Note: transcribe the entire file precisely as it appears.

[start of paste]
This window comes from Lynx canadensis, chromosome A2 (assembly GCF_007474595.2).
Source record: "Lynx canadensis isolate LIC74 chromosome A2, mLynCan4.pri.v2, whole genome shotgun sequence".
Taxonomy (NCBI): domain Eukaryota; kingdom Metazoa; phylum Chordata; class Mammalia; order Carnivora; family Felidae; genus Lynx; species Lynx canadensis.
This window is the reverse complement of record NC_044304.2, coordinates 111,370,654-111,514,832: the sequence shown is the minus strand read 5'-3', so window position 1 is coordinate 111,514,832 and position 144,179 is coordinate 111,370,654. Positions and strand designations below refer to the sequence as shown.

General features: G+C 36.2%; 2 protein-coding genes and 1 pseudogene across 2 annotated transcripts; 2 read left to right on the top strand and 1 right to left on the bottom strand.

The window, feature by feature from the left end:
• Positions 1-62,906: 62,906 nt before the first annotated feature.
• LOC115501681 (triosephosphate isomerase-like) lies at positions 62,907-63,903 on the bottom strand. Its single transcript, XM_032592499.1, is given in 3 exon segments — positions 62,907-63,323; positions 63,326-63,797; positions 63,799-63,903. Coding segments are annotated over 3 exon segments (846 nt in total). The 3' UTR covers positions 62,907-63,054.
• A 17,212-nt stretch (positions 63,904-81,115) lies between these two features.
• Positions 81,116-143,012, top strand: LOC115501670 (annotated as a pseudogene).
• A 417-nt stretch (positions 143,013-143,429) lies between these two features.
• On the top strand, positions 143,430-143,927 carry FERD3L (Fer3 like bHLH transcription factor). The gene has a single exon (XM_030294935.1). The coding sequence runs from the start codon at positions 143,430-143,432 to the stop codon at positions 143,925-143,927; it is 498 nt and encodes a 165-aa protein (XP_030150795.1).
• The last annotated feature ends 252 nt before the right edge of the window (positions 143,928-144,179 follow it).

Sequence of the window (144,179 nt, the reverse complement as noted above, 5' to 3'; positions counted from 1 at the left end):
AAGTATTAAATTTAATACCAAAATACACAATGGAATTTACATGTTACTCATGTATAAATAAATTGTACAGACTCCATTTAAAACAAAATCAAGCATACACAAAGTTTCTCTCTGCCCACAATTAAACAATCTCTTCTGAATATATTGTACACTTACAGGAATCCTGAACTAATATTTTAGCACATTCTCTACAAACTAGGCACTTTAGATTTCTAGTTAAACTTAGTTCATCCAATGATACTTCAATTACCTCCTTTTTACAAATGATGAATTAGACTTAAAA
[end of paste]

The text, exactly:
This window comes from Lynx canadensis, chromosome A2 (assembly GCF_007474595.2).
Source record: "Lynx canadensis isolate LIC74 chromosome A2, mLynCan4.pri.v2, whole genome shotgun sequence".
Taxonomy (NCBI): domain Eukaryota; kingdom Metazoa; phylum Chordata; class Mammalia; order Carnivora; family Felidae; genus Lynx; species Lynx canadensis.
This window is the reverse complement of record NC_044304.2, coordinates 111,370,654-111,514,832: the sequence shown is the minus strand read 5'-3', so window position 1 is coordinate 111,514,832 and position 144,179 is coordinate 111,370,654. Positions and strand designations below refer to the sequence as shown.

General features: G+C 36.2%; 2 protein-coding genes and 1 pseudogene across 2 annotated transcripts; 2 read left to right on the top strand and 1 right to left on the bottom strand.

The window, feature by feature from the left end:
• Positions 1-62,906: 62,906 nt before the first annotated feature.
• LOC115501681 (triosephosphate isomerase-like) lies at positions 62,907-63,903 on the bottom strand. Its single transcript, XM_032592499.1, is given in 3 exon segments — positions 62,907-63,323; positions 63,326-63,797; positions 63,799-63,903. Coding segments are annotated over 3 exon segments (846 nt in total). The 3' UTR covers positions 62,907-63,054.
• A 17,212-nt stretch (positions 63,904-81,115) lies between these two features.
• Positions 81,116-143,012, top strand: LOC115501670 (annotated as a pseudogene).
• A 417-nt stretch (positions 143,013-143,429) lies between these two features.
• On the top strand, positions 143,430-143,927 carry FERD3L (Fer3 like bHLH transcription factor). The gene has a single exon (XM_030294935.1). The coding sequence runs from the start codon at positions 143,430-143,432 to the stop codon at positions 143,925-143,927; it is 498 nt and encodes a 165-aa protein (XP_030150795.1).
• The last annotated feature ends 252 nt before the right edge of the window (positions 143,928-144,179 follow it).

Sequence of the window (144,179 nt, the reverse complement as noted above, 5' to 3'; positions counted from 1 at the left end):
AAGTATTAAATTTAATACCAAAATACACAATGGAATTTACATGTTACTCATGTATAAATAAATTGTACAGACTCCATTTAAAACAAAATCAAGCATACACAAAGTTTCTCTCTGCCCACAATTAAACAATCTCTTCTGAATATATTGTACACTTACAGGAATCCTGAACTAATATTTTAGCACATTCTCTACAAACTAGGCACTTTAGATTTCTAGTTAAACTTAGTTCATCCAATGATACTTCAATTACCTCCTTTTTACAAATGATGAATTAGACTTAAAA